Plane division and the role of the Roskam

Sometime in 1980, when I was in 4VWO, my dear friend Alexander Verbeek suggested that we sign up as lay-outers of the Roskam. Under the guidance of a very strict Wil Jaski (and I believe Sandrien Lammers) we had to classify patterns, we learned that headlines had to be set in sans-serif Helvetica and Futura and exactly what widows and orphans were. Alexander and I became addicted to designing. I don’t think we really understood what the function of design was, but in the years after Jaski we fully indulged ourselves on the flat surface of the Roskam. The art of two-dimensional placement has not let go of me.

‘If you’re gloomy, you better do something with it’, a philosophical roommate in Delft had told me when I was in another depressed mood. One day, meditating on the tram to The Hague, I bought a camera, completely on a whim; it cost me my entire monthly allowance. The camera fascinated me: I could capture time. In that first week of photography, I shot a series of clumsy self-portraits with the intention of at least knowing what I looked like when I was gloomy. Being able to press a button and hold a flat piece of paper with an image on it a few hours later in the darkroom became a pleasant pastime. I honestly have no idea why it was so helpful to know what I looked like when I was depressed, as I never did anything with those pictures.

In the years that followed, a photographer friend from Delft sent me to the run-down Schilderswijk in The Hague. We both completely agreed with photographer Ed van der Elsken who thought that ‘beauty can be around the corner’. And so my friend thought that I should make a few ‘Van Der Elskens’ with a wide-angle lens in this pauper area.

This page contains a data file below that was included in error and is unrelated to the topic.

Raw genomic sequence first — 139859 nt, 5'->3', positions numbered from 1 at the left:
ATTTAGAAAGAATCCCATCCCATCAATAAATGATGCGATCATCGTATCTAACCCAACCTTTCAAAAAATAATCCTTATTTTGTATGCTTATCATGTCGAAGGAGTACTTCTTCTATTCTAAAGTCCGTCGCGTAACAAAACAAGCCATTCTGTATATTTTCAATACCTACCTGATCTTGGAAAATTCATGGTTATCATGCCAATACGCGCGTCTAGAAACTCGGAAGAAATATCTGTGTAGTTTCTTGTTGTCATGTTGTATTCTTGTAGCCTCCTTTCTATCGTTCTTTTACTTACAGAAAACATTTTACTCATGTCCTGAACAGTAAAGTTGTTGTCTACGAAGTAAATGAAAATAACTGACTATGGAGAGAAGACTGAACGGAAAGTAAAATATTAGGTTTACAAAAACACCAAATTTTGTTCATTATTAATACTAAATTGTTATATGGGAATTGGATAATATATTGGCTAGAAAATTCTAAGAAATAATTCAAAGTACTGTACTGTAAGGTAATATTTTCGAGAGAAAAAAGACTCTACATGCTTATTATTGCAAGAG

Looking back, I have come to see that these photos of children playing among condemned houses are also about placement in a plane. I found that a photo should definitely be an unusual composition. I placed Turkish-speaking children half in the picture, a boy with a brown tooth in his mouth (and a lollipop) demonstrated how he could chop someone’s head off with his shovel: my picture shows a funny-looking little man and in particular a flying shovel, from my point of view just over the houses. What I had learned about design at the Rijnlands came to the surface again.

In the years between Delft and now I have continued to take pictures, in addition to my part-time job as a physics teacher. I found it difficult to choose and so I remained both a photographer and a teacher. Plane division and form versus content play an increasingly important role in my photography these days. In my free work I let go of the content very much and recently I have decided to give form the leading role it deserves in my wedding reports as well; sometimes it is a matter of just a few millimetres.

Philip Habing, April 2013